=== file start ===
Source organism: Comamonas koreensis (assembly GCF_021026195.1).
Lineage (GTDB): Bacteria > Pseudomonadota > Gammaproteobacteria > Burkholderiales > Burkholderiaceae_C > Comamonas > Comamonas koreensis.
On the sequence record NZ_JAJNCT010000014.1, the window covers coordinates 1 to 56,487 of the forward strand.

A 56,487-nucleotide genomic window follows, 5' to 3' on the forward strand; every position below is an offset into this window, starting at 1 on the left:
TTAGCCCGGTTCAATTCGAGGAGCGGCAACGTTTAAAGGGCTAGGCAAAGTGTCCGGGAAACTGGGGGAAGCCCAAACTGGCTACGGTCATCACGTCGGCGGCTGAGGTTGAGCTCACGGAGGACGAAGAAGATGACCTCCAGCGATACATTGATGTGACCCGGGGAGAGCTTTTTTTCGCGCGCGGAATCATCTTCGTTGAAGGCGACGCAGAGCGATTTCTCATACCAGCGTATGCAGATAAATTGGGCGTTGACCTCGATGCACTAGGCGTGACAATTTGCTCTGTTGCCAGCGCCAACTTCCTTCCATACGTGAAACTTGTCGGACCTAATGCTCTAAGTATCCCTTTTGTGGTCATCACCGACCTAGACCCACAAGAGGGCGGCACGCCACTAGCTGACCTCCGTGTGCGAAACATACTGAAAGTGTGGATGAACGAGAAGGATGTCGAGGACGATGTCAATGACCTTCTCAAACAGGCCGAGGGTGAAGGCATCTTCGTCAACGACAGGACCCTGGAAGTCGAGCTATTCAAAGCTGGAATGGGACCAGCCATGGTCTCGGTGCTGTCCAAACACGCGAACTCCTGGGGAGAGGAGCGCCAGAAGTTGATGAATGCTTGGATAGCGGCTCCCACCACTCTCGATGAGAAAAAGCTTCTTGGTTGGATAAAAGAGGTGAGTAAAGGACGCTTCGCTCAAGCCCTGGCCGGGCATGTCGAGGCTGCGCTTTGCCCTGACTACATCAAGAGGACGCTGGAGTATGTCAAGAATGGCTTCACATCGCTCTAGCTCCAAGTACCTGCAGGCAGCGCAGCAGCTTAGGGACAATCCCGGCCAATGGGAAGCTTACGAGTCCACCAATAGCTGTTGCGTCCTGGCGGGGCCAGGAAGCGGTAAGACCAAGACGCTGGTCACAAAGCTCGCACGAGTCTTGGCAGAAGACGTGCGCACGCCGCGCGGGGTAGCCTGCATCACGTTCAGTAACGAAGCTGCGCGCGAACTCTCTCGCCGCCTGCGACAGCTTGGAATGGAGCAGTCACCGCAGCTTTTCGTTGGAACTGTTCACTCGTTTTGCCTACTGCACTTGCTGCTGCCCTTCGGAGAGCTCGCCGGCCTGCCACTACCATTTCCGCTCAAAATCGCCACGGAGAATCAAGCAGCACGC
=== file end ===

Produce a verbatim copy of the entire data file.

Source organism: Comamonas koreensis (assembly GCF_021026195.1).
Lineage (GTDB): Bacteria > Pseudomonadota > Gammaproteobacteria > Burkholderiales > Burkholderiaceae_C > Comamonas > Comamonas koreensis.
On the sequence record NZ_JAJNCT010000014.1, the window covers coordinates 1 to 56,487 of the forward strand.

A 56,487-nucleotide genomic window follows, 5' to 3' on the forward strand; every position below is an offset into this window, starting at 1 on the left:
TTAGCCCGGTTCAATTCGAGGAGCGGCAACGTTTAAAGGGCTAGGCAAAGTGTCCGGGAAACTGGGGGAAGCCCAAACTGGCTACGGTCATCACGTCGGCGGCTGAGGTTGAGCTCACGGAGGACGAAGAAGATGACCTCCAGCGATACATTGATGTGACCCGGGGAGAGCTTTTTTTCGCGCGCGGAATCATCTTCGTTGAAGGCGACGCAGAGCGATTTCTCATACCAGCGTATGCAGATAAATTGGGCGTTGACCTCGATGCACTAGGCGTGACAATTTGCTCTGTTGCCAGCGCCAACTTCCTTCCATACGTGAAACTTGTCGGACCTAATGCTCTAAGTATCCCTTTTGTGGTCATCACCGACCTAGACCCACAAGAGGGCGGCACGCCACTAGCTGACCTCCGTGTGCGAAACATACTGAAAGTGTGGATGAACGAGAAGGATGTCGAGGACGATGTCAATGACCTTCTCAAACAGGCCGAGGGTGAAGGCATCTTCGTCAACGACAGGACCCTGGAAGTCGAGCTATTCAAAGCTGGAATGGGACCAGCCATGGTCTCGGTGCTGTCCAAACACGCGAACTCCTGGGGAGAGGAGCGCCAGAAGTTGATGAATGCTTGGATAGCGGCTCCCACCACTCTCGATGAGAAAAAGCTTCTTGGTTGGATAAAAGAGGTGAGTAAAGGACGCTTCGCTCAAGCCCTGGCCGGGCATGTCGAGGCTGCGCTTTGCCCTGACTACATCAAGAGGACGCTGGAGTATGTCAAGAATGGCTTCACATCGCTCTAGCTCCAAGTACCTGCAGGCAGCGCAGCAGCTTAGGGACAATCCCGGCCAATGGGAAGCTTACGAGTCCACCAATAGCTGTTGCGTCCTGGCGGGGCCAGGAAGCGGTAAGACCAAGACGCTGGTCACAAAGCTCGCACGAGTCTTGGCAGAAGACGTGCGCACGCCGCGCGGGGTAGCCTGCATCACGTTCAGTAACGAAGCTGCGCGCGAACTCTCTCGCCGCCTGCGACAGCTTGGAATGGAGCAGTCACCGCAGCTTTTCGTTGGAACTGTTCACTCGTTTTGCCTACTGCACTTGCTGCTGCCCTTCGGAGAGCTCGCCGGCCTGCCACTACCATTTCCGCTCAAAATCGCCACGGAGAATCAAGCAGCACGC